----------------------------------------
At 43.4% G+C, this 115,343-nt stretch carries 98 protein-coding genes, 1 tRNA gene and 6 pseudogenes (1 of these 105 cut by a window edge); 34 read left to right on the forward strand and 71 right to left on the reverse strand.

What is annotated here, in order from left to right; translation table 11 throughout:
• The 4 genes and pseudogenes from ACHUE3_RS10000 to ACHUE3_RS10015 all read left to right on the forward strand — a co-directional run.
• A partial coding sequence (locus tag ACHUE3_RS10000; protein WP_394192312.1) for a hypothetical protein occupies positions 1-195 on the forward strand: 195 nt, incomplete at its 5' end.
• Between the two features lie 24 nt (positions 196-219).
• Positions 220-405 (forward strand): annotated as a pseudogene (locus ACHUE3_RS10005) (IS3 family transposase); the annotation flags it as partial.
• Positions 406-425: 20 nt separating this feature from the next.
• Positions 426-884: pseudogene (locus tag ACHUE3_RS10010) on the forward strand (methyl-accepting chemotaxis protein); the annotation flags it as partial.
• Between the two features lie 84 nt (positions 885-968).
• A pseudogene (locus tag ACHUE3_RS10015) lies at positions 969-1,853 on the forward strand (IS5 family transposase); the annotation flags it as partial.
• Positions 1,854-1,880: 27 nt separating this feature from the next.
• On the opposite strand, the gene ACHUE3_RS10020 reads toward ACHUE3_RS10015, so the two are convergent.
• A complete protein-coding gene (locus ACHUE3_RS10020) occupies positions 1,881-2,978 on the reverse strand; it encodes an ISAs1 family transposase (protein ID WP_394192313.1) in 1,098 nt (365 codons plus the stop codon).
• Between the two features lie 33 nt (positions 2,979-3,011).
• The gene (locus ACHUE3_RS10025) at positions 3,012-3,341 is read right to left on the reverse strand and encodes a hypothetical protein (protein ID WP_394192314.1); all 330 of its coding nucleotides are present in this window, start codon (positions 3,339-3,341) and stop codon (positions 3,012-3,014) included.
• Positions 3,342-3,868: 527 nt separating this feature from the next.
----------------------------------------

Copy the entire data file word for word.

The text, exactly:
At 43.4% G+C, this 115,343-nt stretch carries 98 protein-coding genes, 1 tRNA gene and 6 pseudogenes (1 of these 105 cut by a window edge); 34 read left to right on the forward strand and 71 right to left on the reverse strand.

What is annotated here, in order from left to right; translation table 11 throughout:
• The 4 genes and pseudogenes from ACHUE3_RS10000 to ACHUE3_RS10015 all read left to right on the forward strand — a co-directional run.
• A partial coding sequence (locus tag ACHUE3_RS10000; protein WP_394192312.1) for a hypothetical protein occupies positions 1-195 on the forward strand: 195 nt, incomplete at its 5' end.
• Between the two features lie 24 nt (positions 196-219).
• Positions 220-405 (forward strand): annotated as a pseudogene (locus ACHUE3_RS10005) (IS3 family transposase); the annotation flags it as partial.
• Positions 406-425: 20 nt separating this feature from the next.
• Positions 426-884: pseudogene (locus tag ACHUE3_RS10010) on the forward strand (methyl-accepting chemotaxis protein); the annotation flags it as partial.
• Between the two features lie 84 nt (positions 885-968).
• A pseudogene (locus tag ACHUE3_RS10015) lies at positions 969-1,853 on the forward strand (IS5 family transposase); the annotation flags it as partial.
• Positions 1,854-1,880: 27 nt separating this feature from the next.
• On the opposite strand, the gene ACHUE3_RS10020 reads toward ACHUE3_RS10015, so the two are convergent.
• A complete protein-coding gene (locus ACHUE3_RS10020) occupies positions 1,881-2,978 on the reverse strand; it encodes an ISAs1 family transposase (protein ID WP_394192313.1) in 1,098 nt (365 codons plus the stop codon).
• Between the two features lie 33 nt (positions 2,979-3,011).
• The gene (locus ACHUE3_RS10025) at positions 3,012-3,341 is read right to left on the reverse strand and encodes a hypothetical protein (protein ID WP_394192314.1); all 330 of its coding nucleotides are present in this window, start codon (positions 3,339-3,341) and stop codon (positions 3,012-3,014) included.
• Positions 3,342-3,868: 527 nt separating this feature from the next.